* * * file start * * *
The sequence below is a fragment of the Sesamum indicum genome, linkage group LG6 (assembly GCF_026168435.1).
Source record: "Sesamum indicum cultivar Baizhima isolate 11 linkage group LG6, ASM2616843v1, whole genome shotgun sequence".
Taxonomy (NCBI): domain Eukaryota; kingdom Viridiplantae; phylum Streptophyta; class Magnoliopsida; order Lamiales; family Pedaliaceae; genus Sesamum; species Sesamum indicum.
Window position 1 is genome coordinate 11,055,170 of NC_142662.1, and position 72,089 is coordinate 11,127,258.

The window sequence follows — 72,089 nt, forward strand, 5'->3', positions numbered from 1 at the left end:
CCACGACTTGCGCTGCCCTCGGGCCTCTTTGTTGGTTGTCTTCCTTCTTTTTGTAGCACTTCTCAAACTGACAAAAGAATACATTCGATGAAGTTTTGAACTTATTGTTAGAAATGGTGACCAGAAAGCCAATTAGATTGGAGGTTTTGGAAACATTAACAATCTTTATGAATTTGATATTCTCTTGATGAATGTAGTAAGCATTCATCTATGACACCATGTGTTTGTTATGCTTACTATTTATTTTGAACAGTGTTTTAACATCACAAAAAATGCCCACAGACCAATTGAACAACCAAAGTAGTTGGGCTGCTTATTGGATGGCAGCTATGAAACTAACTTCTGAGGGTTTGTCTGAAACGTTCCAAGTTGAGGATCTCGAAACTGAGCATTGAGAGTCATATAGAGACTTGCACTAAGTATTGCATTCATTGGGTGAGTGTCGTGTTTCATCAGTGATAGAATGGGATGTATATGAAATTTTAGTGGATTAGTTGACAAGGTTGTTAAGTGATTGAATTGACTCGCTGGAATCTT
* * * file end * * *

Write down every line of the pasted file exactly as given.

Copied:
The sequence below is a fragment of the Sesamum indicum genome, linkage group LG6 (assembly GCF_026168435.1).
Source record: "Sesamum indicum cultivar Baizhima isolate 11 linkage group LG6, ASM2616843v1, whole genome shotgun sequence".
Taxonomy (NCBI): domain Eukaryota; kingdom Viridiplantae; phylum Streptophyta; class Magnoliopsida; order Lamiales; family Pedaliaceae; genus Sesamum; species Sesamum indicum.
Window position 1 is genome coordinate 11,055,170 of NC_142662.1, and position 72,089 is coordinate 11,127,258.

The window sequence follows — 72,089 nt, forward strand, 5'->3', positions numbered from 1 at the left end:
CCACGACTTGCGCTGCCCTCGGGCCTCTTTGTTGGTTGTCTTCCTTCTTTTTGTAGCACTTCTCAAACTGACAAAAGAATACATTCGATGAAGTTTTGAACTTATTGTTAGAAATGGTGACCAGAAAGCCAATTAGATTGGAGGTTTTGGAAACATTAACAATCTTTATGAATTTGATATTCTCTTGATGAATGTAGTAAGCATTCATCTATGACACCATGTGTTTGTTATGCTTACTATTTATTTTGAACAGTGTTTTAACATCACAAAAAATGCCCACAGACCAATTGAACAACCAAAGTAGTTGGGCTGCTTATTGGATGGCAGCTATGAAACTAACTTCTGAGGGTTTGTCTGAAACGTTCCAAGTTGAGGATCTCGAAACTGAGCATTGAGAGTCATATAGAGACTTGCACTAAGTATTGCATTCATTGGGTGAGTGTCGTGTTTCATCAGTGATAGAATGGGATGTATATGAAATTTTAGTGGATTAGTTGACAAGGTTGTTAAGTGATTGAATTGACTCGCTGGAATCTT